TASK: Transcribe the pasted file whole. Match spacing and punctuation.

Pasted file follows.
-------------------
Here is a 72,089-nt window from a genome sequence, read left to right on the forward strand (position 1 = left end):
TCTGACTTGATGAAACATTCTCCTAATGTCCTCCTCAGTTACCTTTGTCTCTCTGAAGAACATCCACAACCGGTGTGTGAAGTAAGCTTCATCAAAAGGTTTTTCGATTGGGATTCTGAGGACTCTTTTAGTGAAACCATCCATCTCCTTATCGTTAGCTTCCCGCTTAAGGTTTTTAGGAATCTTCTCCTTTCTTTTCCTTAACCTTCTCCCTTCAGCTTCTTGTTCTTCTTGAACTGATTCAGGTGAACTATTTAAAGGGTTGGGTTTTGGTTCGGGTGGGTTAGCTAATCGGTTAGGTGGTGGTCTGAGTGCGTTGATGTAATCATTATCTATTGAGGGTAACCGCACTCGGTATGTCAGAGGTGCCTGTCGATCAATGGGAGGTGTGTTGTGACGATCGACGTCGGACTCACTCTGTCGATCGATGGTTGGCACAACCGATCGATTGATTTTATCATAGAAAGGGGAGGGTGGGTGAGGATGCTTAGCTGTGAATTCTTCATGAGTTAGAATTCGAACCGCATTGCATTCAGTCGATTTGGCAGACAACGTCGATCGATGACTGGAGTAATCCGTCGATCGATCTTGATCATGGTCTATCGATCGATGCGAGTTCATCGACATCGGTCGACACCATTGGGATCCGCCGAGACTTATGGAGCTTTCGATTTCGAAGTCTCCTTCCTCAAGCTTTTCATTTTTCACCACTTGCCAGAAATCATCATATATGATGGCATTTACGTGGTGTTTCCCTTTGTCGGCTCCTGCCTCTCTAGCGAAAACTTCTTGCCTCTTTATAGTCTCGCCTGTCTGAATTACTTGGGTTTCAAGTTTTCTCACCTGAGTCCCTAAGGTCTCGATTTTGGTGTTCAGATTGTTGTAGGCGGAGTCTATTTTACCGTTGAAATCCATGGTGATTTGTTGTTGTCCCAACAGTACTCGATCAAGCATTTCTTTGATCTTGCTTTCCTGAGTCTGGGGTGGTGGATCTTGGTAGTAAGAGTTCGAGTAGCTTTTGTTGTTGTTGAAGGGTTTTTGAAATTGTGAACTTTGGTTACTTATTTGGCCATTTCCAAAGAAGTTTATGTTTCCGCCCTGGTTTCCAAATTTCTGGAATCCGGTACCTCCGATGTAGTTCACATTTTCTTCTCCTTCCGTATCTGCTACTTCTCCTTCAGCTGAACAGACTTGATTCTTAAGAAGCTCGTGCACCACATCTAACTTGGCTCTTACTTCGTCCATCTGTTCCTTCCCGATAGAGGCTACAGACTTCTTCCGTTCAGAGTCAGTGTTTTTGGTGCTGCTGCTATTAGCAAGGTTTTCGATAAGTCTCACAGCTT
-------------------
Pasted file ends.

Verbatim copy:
Here is a 72,089-nt window from a genome sequence, read left to right on the forward strand (position 1 = left end):
TCTGACTTGATGAAACATTCTCCTAATGTCCTCCTCAGTTACCTTTGTCTCTCTGAAGAACATCCACAACCGGTGTGTGAAGTAAGCTTCATCAAAAGGTTTTTCGATTGGGATTCTGAGGACTCTTTTAGTGAAACCATCCATCTCCTTATCGTTAGCTTCCCGCTTAAGGTTTTTAGGAATCTTCTCCTTTCTTTTCCTTAACCTTCTCCCTTCAGCTTCTTGTTCTTCTTGAACTGATTCAGGTGAACTATTTAAAGGGTTGGGTTTTGGTTCGGGTGGGTTAGCTAATCGGTTAGGTGGTGGTCTGAGTGCGTTGATGTAATCATTATCTATTGAGGGTAACCGCACTCGGTATGTCAGAGGTGCCTGTCGATCAATGGGAGGTGTGTTGTGACGATCGACGTCGGACTCACTCTGTCGATCGATGGTTGGCACAACCGATCGATTGATTTTATCATAGAAAGGGGAGGGTGGGTGAGGATGCTTAGCTGTGAATTCTTCATGAGTTAGAATTCGAACCGCATTGCATTCAGTCGATTTGGCAGACAACGTCGATCGATGACTGGAGTAATCCGTCGATCGATCTTGATCATGGTCTATCGATCGATGCGAGTTCATCGACATCGGTCGACACCATTGGGATCCGCCGAGACTTATGGAGCTTTCGATTTCGAAGTCTCCTTCCTCAAGCTTTTCATTTTTCACCACTTGCCAGAAATCATCATATATGATGGCATTTACGTGGTGTTTCCCTTTGTCGGCTCCTGCCTCTCTAGCGAAAACTTCTTGCCTCTTTATAGTCTCGCCTGTCTGAATTACTTGGGTTTCAAGTTTTCTCACCTGAGTCCCTAAGGTCTCGATTTTGGTGTTCAGATTGTTGTAGGCGGAGTCTATTTTACCGTTGAAATCCATGGTGATTTGTTGTTGTCCCAACAGTACTCGATCAAGCATTTCTTTGATCTTGCTTTCCTGAGTCTGGGGTGGTGGATCTTGGTAGTAAGAGTTCGAGTAGCTTTTGTTGTTGTTGAAGGGTTTTTGAAATTGTGAACTTTGGTTACTTATTTGGCCATTTCCAAAGAAGTTTATGTTTCCGCCCTGGTTTCCAAATTTCTGGAATCCGGTACCTCCGATGTAGTTCACATTTTCTTCTCCTTCCGTATCTGCTACTTCTCCTTCAGCTGAACAGACTTGATTCTTAAGAAGCTCGTGCACCACATCTAACTTGGCTCTTACTTCGTCCATCTGTTCCTTCCCGATAGAGGCTACAGACTTCTTCCGTTCAGAGTCAGTGTTTTTGGTGCTGCTGCTATTAGCAAGGTTTTCGATAAGTCTCACAGCTT